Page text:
Compiling C++ project using SFML with cl.exe

Why?

The usefulness of this approach is debatable, but let me try to offer an answer on why you might want to know how to do that. I think it’s the mark of a good engineer to know what’s happening under the hood. Simple as that. New or inexperienced developers will benefit from understanding the connection between the user interface in Visual Studio and the actual command line tools used underneath.

Prerequisites

Imagine that you’re on Windows and want to use the MSVC compiler toolset from the command line to build a project with SFML. In a nutshell you’re going to replicate the documentation given for SFML and Visual Studio, but from the terminal.

Assuming you have installed all the necessarry tooling and you have SFML in the C:\libs\SFML-2.5.1 directory you can just do the following.

Dynamic Linking

# For DEBUG builds -d is part of the lib names. See SFML docs on that.
cl Main.cpp Game.cpp Window.cpp "sfml-graphics-d.lib" "sfml-window-d.lib" "sfml-system-d.lib" "sfml-audio-d.lib" "sfml-network-d.lib" /I "C:\libs\SFML-2.5.1\include" /MDd /link /LIBPATH:"C:\libs\SFML-2.5.1\lib" /DEBUG

Let’s quickly break that down.

  • After cl put your .cpp files, then add all .lib files because the linker will look for those.
  • With /I you include the path to the SFML headers.
  • Next is /MDd which is dealing with the runtime and adding additional debug information.
  • We also need /link which is used to pass options to the linker and in this case we’re passing /LIBPATH which contains the path to the SFML libraries.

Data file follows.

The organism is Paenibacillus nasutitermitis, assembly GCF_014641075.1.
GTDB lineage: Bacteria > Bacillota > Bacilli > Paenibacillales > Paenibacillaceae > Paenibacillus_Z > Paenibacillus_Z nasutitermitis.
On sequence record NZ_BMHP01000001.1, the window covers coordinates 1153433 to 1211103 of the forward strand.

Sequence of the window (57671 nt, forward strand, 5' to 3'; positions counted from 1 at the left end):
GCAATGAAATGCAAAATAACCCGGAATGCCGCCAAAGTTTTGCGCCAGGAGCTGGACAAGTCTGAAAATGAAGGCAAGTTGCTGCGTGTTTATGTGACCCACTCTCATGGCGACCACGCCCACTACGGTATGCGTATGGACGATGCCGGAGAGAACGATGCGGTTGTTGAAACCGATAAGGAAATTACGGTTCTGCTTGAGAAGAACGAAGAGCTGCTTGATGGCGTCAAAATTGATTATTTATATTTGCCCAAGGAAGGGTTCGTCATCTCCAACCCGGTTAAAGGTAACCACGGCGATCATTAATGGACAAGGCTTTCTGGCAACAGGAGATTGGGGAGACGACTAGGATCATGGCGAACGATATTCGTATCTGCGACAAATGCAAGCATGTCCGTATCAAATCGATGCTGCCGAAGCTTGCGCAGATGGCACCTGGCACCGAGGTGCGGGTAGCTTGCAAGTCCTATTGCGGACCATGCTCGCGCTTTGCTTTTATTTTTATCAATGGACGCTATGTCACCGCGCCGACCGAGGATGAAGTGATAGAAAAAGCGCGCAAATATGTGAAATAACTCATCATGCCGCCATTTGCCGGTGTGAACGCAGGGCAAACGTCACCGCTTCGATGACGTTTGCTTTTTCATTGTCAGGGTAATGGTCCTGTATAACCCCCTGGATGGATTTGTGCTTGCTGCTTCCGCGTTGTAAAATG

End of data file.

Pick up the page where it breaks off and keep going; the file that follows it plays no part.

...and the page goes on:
• Finally we pass /DEBUG to the linker because we’re doing a debug build in this case.

This will create a Main.exe in your current folder. You’ll need to add the appropriate SFML .dll files to that folder in order to execute your program successfully.

Static Linking

For static linking the process is almost the same with some slight differences.

# Note -s-d as part of the lib names. See SFML docs on that.
cl Main.cpp Game.cpp Window.cpp "sfml-graphics-s-d.lib" "sfml-window-s-d.lib" "sfml-system-s-d.lib" "sfml-audio-s-d.lib" "sfml-network-s-d.lib" opengl32.lib freetype.lib winmm.lib gdi32.lib user32.lib Advapi32.lib /I "C:\libs\SFML-2.5.1\include" /D SFML_STATIC /MDd /link /LIBPATH:"C:\libs\SFML-2.5.1\lib" /DEBUG
  • This time we’re including the static version of the SFML libraries.
  • We have to pass the extra dependencies needed by SFML in order for the build to be successful and not blow up with a lot of link errors.
  • We use the /D flag to define the SFML_STATIC macro.

If all is well you’ll be able to just run your Main.exe straight away.

Compiling a project with SFML in Vim

Compiling a project with SFML in Vim

Final Words

Learn to use CMake :)

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